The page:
THE MICUTGAN DATLI
FRIDAY, AYRM 45, 1966'
THE MICHIGAN DAILI FRIDAY. APRIL15. 19S6
JORGENSEN, SKALA TALK ON COACHING
If You Can't Stand the Heat, Get Out
0 . .
By RICK STERN
(EDITOR'S NOTE: This is the last
of a two-part series looking at the
coaching profession through the
eyes of Tom Jorgensen and reporter
"If you can't stand the heat, get
out of the kitchen."
Jim Skala was talking about the
hazards of his trade and he was(
Coaching is a profession with
plenty of "heat." If you don't think
so, ask Sharm Scheuerman or
Murray Warmath's wife, or even
Skala and fellow Michigan as-
sistant coach Tom Jorgensen
haven't been subjected to much
pressure during their careers, but
eventually, both will probably run
It goes hand in hand with suc-
cess. A winning team, a champion-
ship, the public eye, the fans want
more of the same and the coach part of the family unit, will often
is the scapegoat. run into problems. Jorgensen's
Jorgensen explained the nature wife Freddie recognizes this, but
of the problem. "In sports every- merely regards it as an "occupa-
body is an expert. The guy on the tional hazard."
street thinks he knows everything. Says she, "You just have to try
"If people would realize that and condition yourself. Still, when
coaching is an occupation, it would you read or hear something nasty
help. Just like insurance or any or critical about your husband, it's
other field you are making per- going to hurt no matter what.
centage decisions which may or "Here at M i c h i g a n, Dave
may not work out. But in the other (Strack) has borne the brunt of
fields nobody gets too upset about it, and its hurt his wife too, at
a wrong decision. In coaching you times. But I do think the majority
may get hung. Nobody seems to of the people are understanding
realize that if two teams play, one and realize that you can't win a
will lose. championship every year."
"In my ten years of coaching Criticism'Pointless'
I've been lucky not to run into too Another significant p r o b 1 e m
much malcontent. But I have seen concerns the relationship of, the
it, and I've seen the harm it, can fans and the coaches to the play-
do." ers themselves. Skala feels that
A coach may not be the only one nobody has any business criticizing
involved. Children and wives, as a player who is giving everything
he's got-"there's no point in cri-
ticism for its own sake, and cri-
ticizing a boy who's doing his best
is not going to help anybody.
"I would defy anyone to find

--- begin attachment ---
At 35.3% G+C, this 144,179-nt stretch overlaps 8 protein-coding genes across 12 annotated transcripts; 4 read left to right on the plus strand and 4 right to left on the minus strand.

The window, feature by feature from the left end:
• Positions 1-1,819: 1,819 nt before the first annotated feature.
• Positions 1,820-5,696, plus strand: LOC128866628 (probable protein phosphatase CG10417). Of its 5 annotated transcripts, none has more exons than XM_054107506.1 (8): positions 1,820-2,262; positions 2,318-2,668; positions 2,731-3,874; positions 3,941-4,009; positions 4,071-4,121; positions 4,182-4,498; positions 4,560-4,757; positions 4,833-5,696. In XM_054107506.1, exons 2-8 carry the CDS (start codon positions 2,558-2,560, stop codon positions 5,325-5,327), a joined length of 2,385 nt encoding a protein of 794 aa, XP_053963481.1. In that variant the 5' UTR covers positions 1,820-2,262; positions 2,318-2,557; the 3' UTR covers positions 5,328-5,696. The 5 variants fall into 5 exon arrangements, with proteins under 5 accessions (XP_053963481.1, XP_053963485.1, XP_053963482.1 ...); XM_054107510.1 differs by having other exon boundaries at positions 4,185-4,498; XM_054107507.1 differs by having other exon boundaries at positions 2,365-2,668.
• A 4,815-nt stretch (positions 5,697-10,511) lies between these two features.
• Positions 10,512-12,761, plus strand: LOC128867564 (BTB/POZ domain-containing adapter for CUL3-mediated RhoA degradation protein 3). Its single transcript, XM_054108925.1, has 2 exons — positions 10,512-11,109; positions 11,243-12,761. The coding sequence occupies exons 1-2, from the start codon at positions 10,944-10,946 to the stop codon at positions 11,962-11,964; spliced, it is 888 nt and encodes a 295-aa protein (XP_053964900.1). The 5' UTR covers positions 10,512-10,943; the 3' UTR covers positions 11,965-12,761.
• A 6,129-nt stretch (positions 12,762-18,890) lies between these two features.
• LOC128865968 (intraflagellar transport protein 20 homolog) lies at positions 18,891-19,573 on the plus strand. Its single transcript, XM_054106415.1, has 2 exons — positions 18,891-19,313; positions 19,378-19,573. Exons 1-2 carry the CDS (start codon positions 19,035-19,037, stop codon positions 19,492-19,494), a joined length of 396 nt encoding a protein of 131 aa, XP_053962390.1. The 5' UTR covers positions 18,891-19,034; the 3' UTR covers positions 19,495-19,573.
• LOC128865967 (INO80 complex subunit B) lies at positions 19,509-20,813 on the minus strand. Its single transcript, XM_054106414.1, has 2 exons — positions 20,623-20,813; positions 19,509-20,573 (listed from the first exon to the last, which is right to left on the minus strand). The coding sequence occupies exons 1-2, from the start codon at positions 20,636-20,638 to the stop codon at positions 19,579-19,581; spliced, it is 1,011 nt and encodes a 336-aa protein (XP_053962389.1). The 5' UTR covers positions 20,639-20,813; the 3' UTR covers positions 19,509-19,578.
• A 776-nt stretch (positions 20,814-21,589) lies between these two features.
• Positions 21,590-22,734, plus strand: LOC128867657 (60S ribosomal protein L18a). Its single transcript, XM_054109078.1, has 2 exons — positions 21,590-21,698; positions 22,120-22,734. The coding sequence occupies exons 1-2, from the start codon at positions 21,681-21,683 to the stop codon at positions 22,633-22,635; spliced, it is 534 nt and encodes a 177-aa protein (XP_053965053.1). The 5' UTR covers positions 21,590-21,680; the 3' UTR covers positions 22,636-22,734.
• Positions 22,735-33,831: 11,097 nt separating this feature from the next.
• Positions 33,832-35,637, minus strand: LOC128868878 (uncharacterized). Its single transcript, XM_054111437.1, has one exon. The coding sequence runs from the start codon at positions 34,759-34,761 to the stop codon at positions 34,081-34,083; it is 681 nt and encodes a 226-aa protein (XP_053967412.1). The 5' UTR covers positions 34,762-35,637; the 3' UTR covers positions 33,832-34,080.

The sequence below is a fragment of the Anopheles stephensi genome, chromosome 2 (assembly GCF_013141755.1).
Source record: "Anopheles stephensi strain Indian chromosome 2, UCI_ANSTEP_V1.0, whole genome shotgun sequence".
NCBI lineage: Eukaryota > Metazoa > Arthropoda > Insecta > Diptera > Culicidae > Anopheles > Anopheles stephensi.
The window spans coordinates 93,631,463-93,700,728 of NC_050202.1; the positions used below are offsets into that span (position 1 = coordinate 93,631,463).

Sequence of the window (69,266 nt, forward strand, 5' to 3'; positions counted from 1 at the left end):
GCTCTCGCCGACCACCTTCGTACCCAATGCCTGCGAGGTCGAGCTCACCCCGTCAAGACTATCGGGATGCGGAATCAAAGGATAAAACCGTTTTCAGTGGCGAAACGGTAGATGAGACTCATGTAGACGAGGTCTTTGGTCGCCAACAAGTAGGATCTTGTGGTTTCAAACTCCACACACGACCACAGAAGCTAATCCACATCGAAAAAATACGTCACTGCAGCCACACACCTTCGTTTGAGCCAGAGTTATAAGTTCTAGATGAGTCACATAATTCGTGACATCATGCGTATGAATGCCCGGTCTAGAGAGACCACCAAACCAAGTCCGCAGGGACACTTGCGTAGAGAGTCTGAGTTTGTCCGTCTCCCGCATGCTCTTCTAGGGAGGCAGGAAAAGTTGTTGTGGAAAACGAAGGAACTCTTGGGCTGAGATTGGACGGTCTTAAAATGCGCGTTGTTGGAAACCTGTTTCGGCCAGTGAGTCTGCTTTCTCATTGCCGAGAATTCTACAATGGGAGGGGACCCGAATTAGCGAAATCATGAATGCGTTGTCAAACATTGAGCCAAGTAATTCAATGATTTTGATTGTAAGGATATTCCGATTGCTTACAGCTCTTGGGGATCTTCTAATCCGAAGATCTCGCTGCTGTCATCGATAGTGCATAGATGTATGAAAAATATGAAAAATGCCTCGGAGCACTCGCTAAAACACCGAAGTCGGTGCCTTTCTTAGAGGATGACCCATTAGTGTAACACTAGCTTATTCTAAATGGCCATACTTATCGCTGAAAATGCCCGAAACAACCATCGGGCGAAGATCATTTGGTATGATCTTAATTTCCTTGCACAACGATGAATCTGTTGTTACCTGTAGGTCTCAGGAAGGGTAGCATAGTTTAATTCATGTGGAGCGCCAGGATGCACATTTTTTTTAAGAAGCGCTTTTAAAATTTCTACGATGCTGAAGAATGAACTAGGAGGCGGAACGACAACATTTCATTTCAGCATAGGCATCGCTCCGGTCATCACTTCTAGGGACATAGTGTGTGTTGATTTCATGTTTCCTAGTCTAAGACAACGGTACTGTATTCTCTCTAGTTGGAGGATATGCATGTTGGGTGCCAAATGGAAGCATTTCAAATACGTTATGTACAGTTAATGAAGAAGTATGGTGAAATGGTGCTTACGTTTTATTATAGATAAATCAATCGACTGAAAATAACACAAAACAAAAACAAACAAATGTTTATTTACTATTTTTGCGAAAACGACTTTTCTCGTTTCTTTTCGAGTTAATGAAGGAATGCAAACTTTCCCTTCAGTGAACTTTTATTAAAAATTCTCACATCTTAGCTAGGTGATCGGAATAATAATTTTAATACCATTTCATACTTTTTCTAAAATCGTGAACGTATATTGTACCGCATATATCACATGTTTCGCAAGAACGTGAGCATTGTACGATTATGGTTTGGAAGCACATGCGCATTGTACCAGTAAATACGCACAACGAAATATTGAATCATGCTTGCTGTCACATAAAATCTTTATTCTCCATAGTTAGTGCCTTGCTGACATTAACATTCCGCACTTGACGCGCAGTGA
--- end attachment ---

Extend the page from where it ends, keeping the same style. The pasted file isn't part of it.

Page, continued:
one statement of criticism by Dave
Strack of any one of his players
since he has been here. It takes a
strong man to refrain from pass-
ing the buck. It's very easy for
coach to 'blame it on the players,'
but this isn't Dave's way."
The Other 'Press'
What about a coach's relation-
ship with the press? Skala feels
that there are two ways of re-
sponding diametrically opposed.
"You can feed a lot of balony to
the reporters and probably keep
everybody happy. Or you can deal
honestly and with an interest as
"Another Big Ten coach this
season continually made the point
that he was so pleased that a team
with as little talent as his own,
could do so well. This praises only
one person - the coach himself.
"You can build an image by your
interviews. And if you build a false
one, the people who are working
with you will know it."
The press, the TV cameras, and
the games themselves make the
coach a veritable celerity. What
about the effect of this on raising
Perspective on Publicity
"Obviously, it's especially nice
for the kids, when we have sea-
sons like we have had the last
three years," says Skala. "But it's
important to keep things in their
"Sure, I hope my sons play bas-
ketball. I suppose growing up, in
YOUR CAMPUS WEAR
the environment that they have,
they can't help but be interested.
My oldest, Tommy, a third grader,
plays two hours a day in the
basement, and is awfully good for
his age. But sports will never in-
terfere with him from an academic
standpoint. Right now he reads
at a sixth grade level, and both
my wife (a special education
teacher) and I recognize that there
is more to a life than sports.
"Basketball is the greatest sport
in the world. Without it, I would
never have had a chance to go to
college because I couldn't have
afforded it. But even if you're not
a Big Ten player, or a big star,
there is still an awful lot to get
from the sport."
*HAROo!L t SS. TRICK
Major League Standings
711 N. UNIVERSITY
W L Pet.
Detroit 3 0 1.000
Minnesota 3 0 1.000
Baltimore 2 0 1.000
Cleveland 1 0 1.000
Chicago 1 1 .500
California 1 1 .500
Washington 0 1 .000
Boston 0 2 .000
New York 0 3 .000
Kansas City 0 3 .000
Detroit 3-5, New York 2-2
California 2, Chicago 1
Minnesota 4, Kansas City 2
Only games scheduled
W L Pct.
Pittsburgh 2 0 1.000
Philadelphia 2 0 1.000
San Francisco 2 1 .667
x-Los Angeles 1 1 .500
x-Houston 1 1 .500
Chicago 1 2 .333
New York 0 0 .000
Cincinnati 0 0 .000
St. Louis 0 2 .000
Atlanta 0 2 .000
x-Played night game.
Chicago 9, San Francisco 4
Philadelphia 5, St. Louis 4
Houston at Los Angeles (inc)
Only games scheduled
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